Others predict that, without Fidel Castro’s charismatic leadership, the government will have to make fundamental changes to the economy or face a rising tide of unrest among rank-and-file Cubans.
Anthony DePalma reported from Havana and James C. McKinley Jr. from Mexico City. Graham Bowley contributed reporting from New York.
Will we be playing golf there soon? How soon? Thoughts?
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Good article, thanks for posting.
Coupled with this news it seems a bit ironic:
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There is currently one 18 hole course (Varadero Golf Club) and one 9 hole course in Cuba. Castro had them all bulldozed when he came into power.
But there are numerous resorts in development, I read somewhere.
I found this article from Scoregolf ( a popular Canadian golf magazine):
VARADERO, Cuba – Nothing is easy in Cuba it would seem. With the end of the Soviet Union, the country is now literally an island unto itself. Cut off from many of the basic amenities due to its strained relationship with the U.S., Cuba struggles with things North Americans take for granted, like oil and construction equipment.
And with baseball as the national sport, hardly anyone knows anything about golf. Sure there were courses in the country before the revolution, but that was nearly 50 years ago. While one nine-holer continued to "operate" in Havana, golf had all but disappeared before the tourism boom hit the country more than a decade ago. It was at that point that someone in the Cuban government decided if the country wanted to compete with other Caribbean islands for tourist dollars, it needed a golf course.
To build it, Cuba turned to Les Furber, long one of Western Canada's most frequently used golf course architects. For Furber, once an associate with Robert Trent Jones, building in Cuba wasn't like turning out another 18 holes in Alberta.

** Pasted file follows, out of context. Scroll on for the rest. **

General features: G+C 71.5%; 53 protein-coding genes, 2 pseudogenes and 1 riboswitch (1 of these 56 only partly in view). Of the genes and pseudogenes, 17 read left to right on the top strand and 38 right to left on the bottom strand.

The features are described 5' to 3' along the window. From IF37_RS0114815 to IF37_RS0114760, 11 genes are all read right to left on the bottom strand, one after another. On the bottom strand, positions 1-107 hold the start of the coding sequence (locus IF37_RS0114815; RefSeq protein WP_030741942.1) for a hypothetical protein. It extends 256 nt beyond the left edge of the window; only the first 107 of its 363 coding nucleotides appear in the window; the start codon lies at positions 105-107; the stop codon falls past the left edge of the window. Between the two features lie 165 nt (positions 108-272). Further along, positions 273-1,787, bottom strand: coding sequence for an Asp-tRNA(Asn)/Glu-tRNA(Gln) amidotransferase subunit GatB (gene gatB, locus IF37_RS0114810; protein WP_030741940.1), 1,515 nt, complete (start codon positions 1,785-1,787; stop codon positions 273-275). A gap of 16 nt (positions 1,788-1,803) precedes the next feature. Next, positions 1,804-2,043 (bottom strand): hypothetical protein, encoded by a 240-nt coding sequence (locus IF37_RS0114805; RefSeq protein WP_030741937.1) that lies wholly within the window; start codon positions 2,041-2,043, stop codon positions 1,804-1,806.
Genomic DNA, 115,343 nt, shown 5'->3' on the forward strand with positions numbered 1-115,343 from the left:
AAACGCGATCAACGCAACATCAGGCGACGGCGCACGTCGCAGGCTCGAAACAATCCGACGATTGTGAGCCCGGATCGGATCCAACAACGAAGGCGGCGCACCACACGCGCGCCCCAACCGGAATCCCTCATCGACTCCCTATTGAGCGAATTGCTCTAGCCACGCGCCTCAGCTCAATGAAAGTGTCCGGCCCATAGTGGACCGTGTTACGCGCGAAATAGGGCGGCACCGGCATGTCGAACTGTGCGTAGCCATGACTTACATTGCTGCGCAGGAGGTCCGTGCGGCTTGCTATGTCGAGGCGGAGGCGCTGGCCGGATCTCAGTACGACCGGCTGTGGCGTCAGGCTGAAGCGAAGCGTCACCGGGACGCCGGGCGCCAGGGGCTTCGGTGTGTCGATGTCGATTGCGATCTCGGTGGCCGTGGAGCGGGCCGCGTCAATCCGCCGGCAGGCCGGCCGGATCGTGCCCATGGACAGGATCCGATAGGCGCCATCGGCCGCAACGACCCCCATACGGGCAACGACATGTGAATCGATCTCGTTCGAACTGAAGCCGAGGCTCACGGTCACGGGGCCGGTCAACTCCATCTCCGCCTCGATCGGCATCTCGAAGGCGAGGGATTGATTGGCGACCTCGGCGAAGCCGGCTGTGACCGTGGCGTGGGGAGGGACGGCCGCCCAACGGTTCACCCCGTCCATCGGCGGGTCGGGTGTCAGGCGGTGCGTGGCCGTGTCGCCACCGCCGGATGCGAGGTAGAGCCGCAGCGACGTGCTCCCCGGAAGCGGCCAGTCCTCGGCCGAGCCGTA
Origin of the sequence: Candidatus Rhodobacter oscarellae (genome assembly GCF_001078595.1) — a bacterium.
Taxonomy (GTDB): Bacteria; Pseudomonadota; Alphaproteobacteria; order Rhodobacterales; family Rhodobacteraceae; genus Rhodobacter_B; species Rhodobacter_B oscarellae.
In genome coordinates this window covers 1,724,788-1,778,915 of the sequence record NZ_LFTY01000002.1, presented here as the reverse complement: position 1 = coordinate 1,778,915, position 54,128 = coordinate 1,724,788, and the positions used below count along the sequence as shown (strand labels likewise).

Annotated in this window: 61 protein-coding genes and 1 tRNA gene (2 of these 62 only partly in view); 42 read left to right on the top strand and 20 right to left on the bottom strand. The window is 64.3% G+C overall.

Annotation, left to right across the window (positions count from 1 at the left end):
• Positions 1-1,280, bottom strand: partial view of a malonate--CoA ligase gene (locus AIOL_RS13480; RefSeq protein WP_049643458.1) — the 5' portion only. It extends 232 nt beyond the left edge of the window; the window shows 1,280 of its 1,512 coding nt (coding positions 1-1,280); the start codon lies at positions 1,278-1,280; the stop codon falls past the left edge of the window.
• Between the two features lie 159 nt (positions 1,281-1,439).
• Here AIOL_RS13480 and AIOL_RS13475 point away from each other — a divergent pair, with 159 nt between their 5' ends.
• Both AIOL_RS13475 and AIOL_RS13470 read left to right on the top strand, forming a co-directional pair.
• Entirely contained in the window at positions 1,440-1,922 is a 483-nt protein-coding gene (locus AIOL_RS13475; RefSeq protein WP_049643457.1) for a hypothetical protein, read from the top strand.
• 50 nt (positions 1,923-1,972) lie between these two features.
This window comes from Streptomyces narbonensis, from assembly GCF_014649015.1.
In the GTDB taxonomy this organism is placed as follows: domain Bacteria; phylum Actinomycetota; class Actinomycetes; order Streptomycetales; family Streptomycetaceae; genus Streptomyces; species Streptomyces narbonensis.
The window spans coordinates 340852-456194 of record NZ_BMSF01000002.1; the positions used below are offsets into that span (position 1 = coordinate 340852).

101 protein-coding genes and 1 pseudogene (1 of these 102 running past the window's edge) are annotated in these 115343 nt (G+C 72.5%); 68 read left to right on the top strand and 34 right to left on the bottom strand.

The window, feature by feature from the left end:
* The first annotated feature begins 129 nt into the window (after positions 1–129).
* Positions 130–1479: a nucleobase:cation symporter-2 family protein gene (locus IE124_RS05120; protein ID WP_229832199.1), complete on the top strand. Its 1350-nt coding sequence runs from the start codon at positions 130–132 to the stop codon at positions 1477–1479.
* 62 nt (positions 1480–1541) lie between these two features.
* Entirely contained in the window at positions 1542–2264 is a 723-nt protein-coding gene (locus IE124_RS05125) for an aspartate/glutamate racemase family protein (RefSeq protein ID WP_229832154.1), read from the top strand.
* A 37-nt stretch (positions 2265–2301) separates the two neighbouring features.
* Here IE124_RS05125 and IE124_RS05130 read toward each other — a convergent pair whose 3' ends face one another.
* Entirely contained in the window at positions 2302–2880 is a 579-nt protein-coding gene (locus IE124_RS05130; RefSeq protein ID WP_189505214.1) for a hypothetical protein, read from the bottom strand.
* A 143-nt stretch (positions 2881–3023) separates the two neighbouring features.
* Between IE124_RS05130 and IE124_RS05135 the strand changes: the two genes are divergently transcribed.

For starters, the site was not ideal – flat and located between several resorts and the highway that serves Varadero. Ocean access was extremely limited. There had been a nine-hole course operating on the site, a residual holdover from the era when Americans and British diplomats, writers and others used Cuba as a spot to retreat. But that course, which was short and far from ideal, had all but been abandoned when Choppy Klein, now head pro at Varadero Golf Club, was asked to try to re-establish the game in the country. By 1995, it was decided the best idea would be to build an entirely new course, which is when Furber became involved.
Once the project started, other issues crept in. Earth moving vehicles would run out of diesel fuel, a precious resource that was hard to come by in Cuba. The same equipment, holdovers from the days when Russia supplied much of Cuba's heavy machinery, would also break down. It could take months in some cases to track down the appropriate parts to make the equipment functional once more.
The biggest issue was the complete lack of a golf culture in Cuba. Furber's construction team had not only never had a hand in building a golf course, but many had not even seen one. That forced Furber to make almost 40 trips to the area to help coach the crew on what they were building. Furber would show them videos of Gary McCord playing the Blue Monster at Doral, just to give the workers context of what a golf course should look like.